Nat Hentoff opined in the Village Voice that
conditions of confinement and a total lack of the due process that the Supreme Court ordered in Rasul v. Bush and Hamdan v. Rumsfeldmakes US government officials culpable for war crimes. His article continues to state:
Co-author Joshua Denbeaux tells me: "The government's own documents proved that the government's claims that the prisoners were the 'worst of the worst' was a false and shameful public relations ploy . . . We hope that our reports will convince Congress to amend the Military Commissions Act and restore federal jurisdiction." If that happens, the prisoners could contest their conditions of confinement, their imprisonment, and their sentences.
Captives named in the studyEdit
|Faruq Ali Ahmed|
|Ali Ahmad Muhammad Al Rahizi||
|Musa Abed Al Wahab||
"It is not clear how the personal representative could have advised the Tribunal that the detainee had affirmatively declined to participate when he had yet to meet with the detainee."
|Allal Ab Aljallil Abd Al Rahman Abd|
|Adnan Farhan Abdul Latif||
|Mohamed Atiq Awayd Al Harbi||
|Faiz Mohammed Ahmed Al Kandari|
|Abdullah Mohammad Khan||
|Abdel Hamid Ibn Abdussalem Ibn Mifta Al Ghazzawi||
|Emad Abdalla Hassan||
|Khi Ali Gul||
|Abdul Al Salam Al Hilal|
- Agamben, Giorgio, Italian philosopher, known for his work on Homo sacer and the modern state of emergency
- Black sites, where "enemy combatants" are detained in a juridical "no man's land"
- Combatant Status Review Tribunal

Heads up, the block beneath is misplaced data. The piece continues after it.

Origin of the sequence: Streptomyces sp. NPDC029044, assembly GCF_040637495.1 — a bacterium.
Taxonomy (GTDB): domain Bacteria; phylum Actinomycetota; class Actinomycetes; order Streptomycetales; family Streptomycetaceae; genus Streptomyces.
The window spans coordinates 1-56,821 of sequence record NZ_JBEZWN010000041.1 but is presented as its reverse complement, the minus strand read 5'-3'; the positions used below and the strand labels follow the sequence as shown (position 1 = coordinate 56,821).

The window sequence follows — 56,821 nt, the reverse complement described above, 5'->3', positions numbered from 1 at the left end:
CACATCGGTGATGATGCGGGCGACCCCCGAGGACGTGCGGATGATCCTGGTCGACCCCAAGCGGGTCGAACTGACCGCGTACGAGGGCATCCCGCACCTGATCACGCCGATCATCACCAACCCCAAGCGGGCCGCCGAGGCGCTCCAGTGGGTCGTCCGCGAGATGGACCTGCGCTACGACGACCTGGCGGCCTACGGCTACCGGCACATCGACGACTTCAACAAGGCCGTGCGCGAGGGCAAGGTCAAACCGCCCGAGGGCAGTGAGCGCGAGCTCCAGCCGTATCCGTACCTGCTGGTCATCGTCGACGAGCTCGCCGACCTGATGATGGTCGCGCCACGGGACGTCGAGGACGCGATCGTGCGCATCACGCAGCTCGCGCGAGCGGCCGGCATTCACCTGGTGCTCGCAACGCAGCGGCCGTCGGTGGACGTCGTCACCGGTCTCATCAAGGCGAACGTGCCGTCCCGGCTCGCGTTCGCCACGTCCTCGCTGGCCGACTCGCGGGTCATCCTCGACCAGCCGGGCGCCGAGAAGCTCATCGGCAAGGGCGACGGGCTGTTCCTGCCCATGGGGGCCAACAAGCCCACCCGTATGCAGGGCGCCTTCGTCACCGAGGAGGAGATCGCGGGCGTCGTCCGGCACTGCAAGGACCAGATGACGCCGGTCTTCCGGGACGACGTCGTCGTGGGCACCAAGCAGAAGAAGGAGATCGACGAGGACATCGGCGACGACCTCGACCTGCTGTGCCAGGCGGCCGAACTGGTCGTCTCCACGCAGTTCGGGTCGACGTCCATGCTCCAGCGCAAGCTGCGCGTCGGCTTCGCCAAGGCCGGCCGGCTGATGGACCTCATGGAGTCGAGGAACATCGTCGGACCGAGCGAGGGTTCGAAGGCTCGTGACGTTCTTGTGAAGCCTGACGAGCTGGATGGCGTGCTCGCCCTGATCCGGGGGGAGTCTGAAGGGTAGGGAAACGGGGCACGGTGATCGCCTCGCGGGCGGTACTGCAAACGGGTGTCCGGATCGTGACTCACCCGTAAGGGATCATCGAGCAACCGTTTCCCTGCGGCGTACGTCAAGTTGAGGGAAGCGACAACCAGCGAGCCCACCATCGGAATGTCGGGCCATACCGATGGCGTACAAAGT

- Command responsibility
- Criticisms of the War on Terrorism
- Ex parte Quirin
- Extraordinary rendition
- Jus ad bellum
- Jus in bello
- Military Commissions Act
- Third Geneva Convention
- Unitary Executive
- Unlawful combatant
- USA PATRIOT Act
- War on Terrorism
- ↑ 1.00 1.01 1.02 1.03 1.04 1.05 1.06 1.07 1.08 1.09 1.10 1.11 1.12 1.13 1.14 Mark Denbeaux, Joshua Denbeaux, David Gratz, John Gregorek, Matthew Darby, Shana Edwards, Shane Hartman, Daniel Mann (lawyer), Megan Sassaman and Helen Skinner. "No-hearing hearings" (PDF). Seton Hall University School of Law. Archived from the original on 2009-08-12. http://www.webcitation.org/query?url=http%3A%2F%2Flaw.shu.edu%2Fpublications%2FguantanamoReports%2Ffinal_no_hearing_hearings_report.pdf&date=2009-08-12. Retrieved 2007-04-02.
- ↑ 2.0 2.1 2.2 Bush's War Crimes Cover-up  Nat Hentoff December 8, 2006
- ↑ 3.0 3.1 3.2 3.3 Gitmo detainees denied witnesses: Lawyer calls legal proceedings ‘shams,’  November 17, 2006
- ↑ 4.0 4.1 Gitmo Justice Is a Joke  Andrew Cohen 2006-11-30
- ↑ Guantánamo Prisoners Getting Their Day, but Hardly in Court  Neil A. Lewis 2004-11-08 mirror
- ↑ Inside the Guantánamo Bay hearings: Barbarian "Justice" dispensed by KGB-style "military tribunals"  2004-12-11
- ↑ "Annual Administrative Review Boards for Enemy Combatants Held at Guantanamo Attributable to Senior Defense Officials". United States Department of Defense. 2007-03-06. Archived from the original on 2009-08-13. http://www.webcitation.org/5j0pcLwG8. Retrieved 2007-09-22.
- ↑ Our Own Nuremberg Trials  Nat Hentoff 2006-12-17